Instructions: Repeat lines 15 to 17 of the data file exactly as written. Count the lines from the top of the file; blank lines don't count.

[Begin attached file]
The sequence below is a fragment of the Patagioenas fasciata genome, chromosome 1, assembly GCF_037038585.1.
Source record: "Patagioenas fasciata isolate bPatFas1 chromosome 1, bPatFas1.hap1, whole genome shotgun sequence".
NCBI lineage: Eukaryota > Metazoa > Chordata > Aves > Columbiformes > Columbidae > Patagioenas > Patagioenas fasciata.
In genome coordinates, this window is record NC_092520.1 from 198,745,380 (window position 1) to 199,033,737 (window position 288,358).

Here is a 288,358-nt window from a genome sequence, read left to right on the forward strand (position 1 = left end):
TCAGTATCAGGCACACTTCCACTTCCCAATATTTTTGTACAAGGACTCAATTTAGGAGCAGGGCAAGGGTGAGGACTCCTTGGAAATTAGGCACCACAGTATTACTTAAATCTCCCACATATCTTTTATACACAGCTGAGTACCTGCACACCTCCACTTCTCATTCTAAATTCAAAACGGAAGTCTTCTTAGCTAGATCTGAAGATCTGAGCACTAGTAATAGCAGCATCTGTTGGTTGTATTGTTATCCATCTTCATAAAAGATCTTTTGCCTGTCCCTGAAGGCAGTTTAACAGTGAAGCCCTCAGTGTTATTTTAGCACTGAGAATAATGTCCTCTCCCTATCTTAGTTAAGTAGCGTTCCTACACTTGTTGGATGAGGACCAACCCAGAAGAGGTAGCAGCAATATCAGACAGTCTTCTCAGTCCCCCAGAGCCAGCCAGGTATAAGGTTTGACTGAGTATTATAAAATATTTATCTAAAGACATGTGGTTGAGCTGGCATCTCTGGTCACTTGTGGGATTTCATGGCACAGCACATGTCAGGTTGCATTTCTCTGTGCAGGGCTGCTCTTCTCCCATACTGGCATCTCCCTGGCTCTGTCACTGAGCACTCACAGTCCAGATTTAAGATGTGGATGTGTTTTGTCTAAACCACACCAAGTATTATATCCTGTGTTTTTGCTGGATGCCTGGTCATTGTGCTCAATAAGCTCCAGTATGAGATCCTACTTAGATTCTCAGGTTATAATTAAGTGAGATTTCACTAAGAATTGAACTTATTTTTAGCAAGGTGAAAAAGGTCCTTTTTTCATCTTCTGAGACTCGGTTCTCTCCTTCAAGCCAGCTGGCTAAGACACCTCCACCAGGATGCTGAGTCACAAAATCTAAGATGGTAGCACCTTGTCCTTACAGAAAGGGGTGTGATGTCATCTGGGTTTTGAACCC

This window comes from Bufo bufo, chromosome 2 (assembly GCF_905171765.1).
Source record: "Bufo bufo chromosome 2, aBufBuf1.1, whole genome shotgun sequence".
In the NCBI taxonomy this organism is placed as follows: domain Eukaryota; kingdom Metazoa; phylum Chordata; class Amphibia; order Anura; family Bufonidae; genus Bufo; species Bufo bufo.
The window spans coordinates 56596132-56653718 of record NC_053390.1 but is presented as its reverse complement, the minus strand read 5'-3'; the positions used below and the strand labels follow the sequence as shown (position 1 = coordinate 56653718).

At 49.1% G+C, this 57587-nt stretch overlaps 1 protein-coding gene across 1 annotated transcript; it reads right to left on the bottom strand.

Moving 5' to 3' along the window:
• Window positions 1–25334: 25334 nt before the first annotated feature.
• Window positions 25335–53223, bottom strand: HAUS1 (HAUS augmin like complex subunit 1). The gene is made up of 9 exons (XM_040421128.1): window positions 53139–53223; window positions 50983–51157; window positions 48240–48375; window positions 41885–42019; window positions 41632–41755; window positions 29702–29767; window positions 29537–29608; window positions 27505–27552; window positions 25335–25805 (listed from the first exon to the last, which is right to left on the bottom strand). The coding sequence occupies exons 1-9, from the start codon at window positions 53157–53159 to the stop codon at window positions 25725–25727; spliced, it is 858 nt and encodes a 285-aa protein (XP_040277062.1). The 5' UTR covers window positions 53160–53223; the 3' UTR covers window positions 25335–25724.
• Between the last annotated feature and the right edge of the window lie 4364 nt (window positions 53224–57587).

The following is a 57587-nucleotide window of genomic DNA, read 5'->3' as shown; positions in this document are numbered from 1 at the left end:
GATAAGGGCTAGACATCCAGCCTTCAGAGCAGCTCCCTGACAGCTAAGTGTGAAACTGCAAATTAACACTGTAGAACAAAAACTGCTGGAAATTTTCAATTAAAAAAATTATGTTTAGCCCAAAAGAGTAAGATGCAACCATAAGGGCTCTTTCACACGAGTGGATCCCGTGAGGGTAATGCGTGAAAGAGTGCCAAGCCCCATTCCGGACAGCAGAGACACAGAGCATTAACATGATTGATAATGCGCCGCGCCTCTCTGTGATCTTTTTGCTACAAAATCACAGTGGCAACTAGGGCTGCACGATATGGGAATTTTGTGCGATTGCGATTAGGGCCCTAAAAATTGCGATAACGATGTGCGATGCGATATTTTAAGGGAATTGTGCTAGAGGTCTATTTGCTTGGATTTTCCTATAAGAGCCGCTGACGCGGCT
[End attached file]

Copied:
• Between the last annotated feature and the right edge of the window lie 4364 nt (window positions 53224–57587).

The following is a 57587-nucleotide window of genomic DNA, read 5'->3' as shown; positions in this document are numbered from 1 at the left end:
GATAAGGGCTAGACATCCAGCCTTCAGAGCAGCTCCCTGACAGCTAAGTGTGAAACTGCAAATTAACACTGTAGAACAAAAACTGCTGGAAATTTTCAATTAAAAAAATTATGTTTAGCCCAAAAGAGTAAGATGCAACCATAAGGGCTCTTTCACACGAGTGGATCCCGTGAGGGTAATGCGTGAAAGAGTGCCAAGCCCCATTCCGGACAGCAGAGACACAGAGCATTAACATGATTGATAATGCGCCGCGCCTCTCTGTGATCTTTTTGCTACAAAATCACAGTGGCAACTAGGGCTGCACGATATGGGAATTTTGTGCGATTGCGATTAGGGCCCTAAAAATTGCGATAACGATGTGCGATGCGATATTTTAAGGGAATTGTGCTAGAGGTCTATTTGCTTGGATTTTCCTATAAGAGCCGCTGACGCGGCT